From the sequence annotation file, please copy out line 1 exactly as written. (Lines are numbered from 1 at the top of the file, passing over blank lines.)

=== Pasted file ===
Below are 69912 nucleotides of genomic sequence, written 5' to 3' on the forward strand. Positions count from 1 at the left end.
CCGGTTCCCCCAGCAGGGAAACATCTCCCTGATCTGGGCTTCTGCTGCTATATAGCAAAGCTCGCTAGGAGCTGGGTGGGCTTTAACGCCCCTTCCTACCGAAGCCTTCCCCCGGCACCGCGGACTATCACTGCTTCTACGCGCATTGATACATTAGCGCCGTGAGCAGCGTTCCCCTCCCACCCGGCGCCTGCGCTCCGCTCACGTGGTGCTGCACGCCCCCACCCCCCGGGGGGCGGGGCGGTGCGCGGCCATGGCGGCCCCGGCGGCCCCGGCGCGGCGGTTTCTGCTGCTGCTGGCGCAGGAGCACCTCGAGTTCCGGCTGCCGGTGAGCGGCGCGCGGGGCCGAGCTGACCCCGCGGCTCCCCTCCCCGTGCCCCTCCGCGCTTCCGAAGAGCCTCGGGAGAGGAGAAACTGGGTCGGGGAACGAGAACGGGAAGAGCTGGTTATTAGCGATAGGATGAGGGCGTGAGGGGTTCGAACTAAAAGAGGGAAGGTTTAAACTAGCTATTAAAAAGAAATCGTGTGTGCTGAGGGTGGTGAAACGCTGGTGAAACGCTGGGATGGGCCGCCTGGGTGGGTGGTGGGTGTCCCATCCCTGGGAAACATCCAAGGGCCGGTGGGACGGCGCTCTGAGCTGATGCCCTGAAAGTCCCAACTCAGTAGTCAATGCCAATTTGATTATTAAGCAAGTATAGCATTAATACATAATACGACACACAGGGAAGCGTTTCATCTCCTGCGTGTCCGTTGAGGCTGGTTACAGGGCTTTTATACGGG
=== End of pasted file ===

Below are 69912 nucleotides of genomic sequence, written 5' to 3' on the forward strand. Positions count from 1 at the left end.